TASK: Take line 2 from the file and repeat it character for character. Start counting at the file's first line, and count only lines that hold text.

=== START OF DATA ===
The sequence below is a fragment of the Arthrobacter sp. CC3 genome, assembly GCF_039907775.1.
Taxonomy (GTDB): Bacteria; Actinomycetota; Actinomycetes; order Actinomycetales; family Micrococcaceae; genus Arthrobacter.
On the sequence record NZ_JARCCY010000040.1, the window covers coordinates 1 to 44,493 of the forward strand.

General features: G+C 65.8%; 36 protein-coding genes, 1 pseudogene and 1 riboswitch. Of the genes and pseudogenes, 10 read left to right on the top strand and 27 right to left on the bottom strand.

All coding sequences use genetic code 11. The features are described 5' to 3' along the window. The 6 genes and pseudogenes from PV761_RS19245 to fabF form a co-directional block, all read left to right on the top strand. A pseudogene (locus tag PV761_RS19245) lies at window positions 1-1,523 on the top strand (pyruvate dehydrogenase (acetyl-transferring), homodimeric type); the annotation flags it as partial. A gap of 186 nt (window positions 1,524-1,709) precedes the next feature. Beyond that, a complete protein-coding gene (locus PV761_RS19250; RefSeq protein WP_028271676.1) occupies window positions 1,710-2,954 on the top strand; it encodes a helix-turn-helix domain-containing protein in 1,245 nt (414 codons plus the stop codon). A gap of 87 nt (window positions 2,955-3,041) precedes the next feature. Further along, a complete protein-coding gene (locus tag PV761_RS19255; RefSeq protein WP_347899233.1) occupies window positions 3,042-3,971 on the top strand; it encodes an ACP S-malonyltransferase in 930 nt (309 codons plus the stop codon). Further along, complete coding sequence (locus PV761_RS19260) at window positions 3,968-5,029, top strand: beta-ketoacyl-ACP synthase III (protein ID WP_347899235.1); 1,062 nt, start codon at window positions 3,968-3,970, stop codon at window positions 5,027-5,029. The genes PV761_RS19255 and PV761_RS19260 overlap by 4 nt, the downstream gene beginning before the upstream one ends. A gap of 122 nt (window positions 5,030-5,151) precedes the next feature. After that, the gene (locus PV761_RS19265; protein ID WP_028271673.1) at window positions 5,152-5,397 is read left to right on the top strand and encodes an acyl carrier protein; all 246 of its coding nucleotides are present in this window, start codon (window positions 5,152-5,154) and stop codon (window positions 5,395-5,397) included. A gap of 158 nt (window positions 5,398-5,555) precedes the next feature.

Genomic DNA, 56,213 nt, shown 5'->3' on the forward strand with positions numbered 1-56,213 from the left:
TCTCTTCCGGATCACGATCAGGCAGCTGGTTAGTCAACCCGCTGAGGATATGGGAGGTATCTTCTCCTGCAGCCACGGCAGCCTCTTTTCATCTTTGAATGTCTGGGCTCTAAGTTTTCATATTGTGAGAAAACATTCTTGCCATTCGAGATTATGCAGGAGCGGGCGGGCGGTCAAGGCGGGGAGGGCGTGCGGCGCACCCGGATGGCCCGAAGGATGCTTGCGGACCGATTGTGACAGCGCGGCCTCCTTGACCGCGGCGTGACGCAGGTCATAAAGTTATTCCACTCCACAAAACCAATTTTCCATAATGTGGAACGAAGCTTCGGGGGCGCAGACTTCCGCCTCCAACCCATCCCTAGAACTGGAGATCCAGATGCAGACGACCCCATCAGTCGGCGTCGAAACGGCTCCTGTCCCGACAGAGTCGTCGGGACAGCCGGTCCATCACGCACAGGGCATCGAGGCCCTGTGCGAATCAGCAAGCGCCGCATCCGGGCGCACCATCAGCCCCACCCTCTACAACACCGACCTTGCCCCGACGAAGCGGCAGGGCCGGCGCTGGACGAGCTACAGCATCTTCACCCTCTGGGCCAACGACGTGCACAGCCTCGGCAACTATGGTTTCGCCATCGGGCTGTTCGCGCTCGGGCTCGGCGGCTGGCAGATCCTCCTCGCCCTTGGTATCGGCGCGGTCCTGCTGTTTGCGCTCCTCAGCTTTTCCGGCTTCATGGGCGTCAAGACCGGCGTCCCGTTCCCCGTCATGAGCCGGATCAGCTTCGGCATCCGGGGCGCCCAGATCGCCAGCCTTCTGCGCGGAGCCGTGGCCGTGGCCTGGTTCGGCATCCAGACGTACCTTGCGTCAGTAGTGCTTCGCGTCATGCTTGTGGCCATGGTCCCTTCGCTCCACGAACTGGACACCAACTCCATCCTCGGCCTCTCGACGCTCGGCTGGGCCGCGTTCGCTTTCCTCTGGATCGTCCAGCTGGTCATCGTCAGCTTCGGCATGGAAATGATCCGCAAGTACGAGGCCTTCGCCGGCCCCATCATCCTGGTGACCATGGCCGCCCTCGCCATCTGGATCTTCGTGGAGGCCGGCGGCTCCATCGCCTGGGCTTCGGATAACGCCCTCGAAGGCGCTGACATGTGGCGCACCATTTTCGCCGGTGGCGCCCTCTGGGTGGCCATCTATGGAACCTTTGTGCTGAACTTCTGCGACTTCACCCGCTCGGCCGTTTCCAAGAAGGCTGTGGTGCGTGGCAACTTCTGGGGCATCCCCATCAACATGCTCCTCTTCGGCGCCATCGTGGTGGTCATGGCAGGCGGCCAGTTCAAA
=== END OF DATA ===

Taxonomy (GTDB): Bacteria; Actinomycetota; Actinomycetes; order Actinomycetales; family Micrococcaceae; genus Arthrobacter.